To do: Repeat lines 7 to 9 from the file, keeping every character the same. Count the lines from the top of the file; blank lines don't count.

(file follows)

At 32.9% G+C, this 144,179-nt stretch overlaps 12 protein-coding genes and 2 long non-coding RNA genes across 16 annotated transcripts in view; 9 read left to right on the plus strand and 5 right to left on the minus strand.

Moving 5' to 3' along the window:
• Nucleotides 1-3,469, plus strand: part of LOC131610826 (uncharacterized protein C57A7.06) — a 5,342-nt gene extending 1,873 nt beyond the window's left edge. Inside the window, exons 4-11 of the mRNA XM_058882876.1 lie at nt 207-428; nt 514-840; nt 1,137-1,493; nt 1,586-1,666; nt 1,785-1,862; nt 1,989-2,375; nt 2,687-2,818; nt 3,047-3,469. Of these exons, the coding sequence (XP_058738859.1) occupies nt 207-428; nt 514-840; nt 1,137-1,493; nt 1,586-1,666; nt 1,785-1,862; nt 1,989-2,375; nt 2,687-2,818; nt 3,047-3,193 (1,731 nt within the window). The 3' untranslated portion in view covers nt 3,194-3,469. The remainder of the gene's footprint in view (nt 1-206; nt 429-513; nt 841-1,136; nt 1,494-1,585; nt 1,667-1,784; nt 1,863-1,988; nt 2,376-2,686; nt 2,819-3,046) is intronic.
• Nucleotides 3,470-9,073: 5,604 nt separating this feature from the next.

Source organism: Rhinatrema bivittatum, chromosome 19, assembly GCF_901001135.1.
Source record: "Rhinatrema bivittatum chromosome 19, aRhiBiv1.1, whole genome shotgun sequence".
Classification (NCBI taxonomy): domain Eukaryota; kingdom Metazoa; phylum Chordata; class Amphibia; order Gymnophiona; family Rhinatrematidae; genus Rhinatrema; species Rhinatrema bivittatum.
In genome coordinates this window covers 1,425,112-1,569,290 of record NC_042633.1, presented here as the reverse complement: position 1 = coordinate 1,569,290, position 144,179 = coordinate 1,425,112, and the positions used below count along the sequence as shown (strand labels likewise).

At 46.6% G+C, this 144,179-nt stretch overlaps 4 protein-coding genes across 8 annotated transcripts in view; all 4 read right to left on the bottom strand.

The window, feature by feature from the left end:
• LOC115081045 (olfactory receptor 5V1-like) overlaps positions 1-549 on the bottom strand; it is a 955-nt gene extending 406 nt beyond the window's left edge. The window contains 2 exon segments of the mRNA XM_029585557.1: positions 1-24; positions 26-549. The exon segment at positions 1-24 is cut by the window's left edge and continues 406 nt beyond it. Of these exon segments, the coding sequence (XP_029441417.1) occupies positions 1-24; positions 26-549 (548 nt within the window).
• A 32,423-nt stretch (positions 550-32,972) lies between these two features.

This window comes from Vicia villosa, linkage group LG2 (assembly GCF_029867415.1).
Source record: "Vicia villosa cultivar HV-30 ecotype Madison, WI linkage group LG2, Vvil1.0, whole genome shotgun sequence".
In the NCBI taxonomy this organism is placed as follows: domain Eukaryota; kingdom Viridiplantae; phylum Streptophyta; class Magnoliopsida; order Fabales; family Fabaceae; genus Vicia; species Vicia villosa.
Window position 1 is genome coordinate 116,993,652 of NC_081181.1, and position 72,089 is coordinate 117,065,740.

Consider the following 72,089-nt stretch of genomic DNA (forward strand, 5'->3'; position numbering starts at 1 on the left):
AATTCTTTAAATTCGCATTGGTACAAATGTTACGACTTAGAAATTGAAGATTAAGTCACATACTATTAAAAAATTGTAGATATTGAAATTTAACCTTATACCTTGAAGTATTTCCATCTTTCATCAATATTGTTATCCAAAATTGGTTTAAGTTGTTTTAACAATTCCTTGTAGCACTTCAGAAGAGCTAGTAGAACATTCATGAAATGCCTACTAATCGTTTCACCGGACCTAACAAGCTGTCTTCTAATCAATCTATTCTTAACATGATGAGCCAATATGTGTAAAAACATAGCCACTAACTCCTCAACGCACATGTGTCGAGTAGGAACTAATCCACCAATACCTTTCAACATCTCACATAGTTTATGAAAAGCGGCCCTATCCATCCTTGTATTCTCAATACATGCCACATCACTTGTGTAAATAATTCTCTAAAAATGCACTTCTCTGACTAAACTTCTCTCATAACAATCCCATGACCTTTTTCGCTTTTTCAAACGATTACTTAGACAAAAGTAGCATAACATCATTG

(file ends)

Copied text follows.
Classification (NCBI taxonomy): domain Eukaryota; kingdom Metazoa; phylum Chordata; class Amphibia; order Gymnophiona; family Rhinatrematidae; genus Rhinatrema; species Rhinatrema bivittatum.
In genome coordinates this window covers 1,425,112-1,569,290 of record NC_042633.1, presented here as the reverse complement: position 1 = coordinate 1,569,290, position 144,179 = coordinate 1,425,112, and the positions used below count along the sequence as shown (strand labels likewise).

At 46.6% G+C, this 144,179-nt stretch overlaps 4 protein-coding genes across 8 annotated transcripts in view; all 4 read right to left on the bottom strand.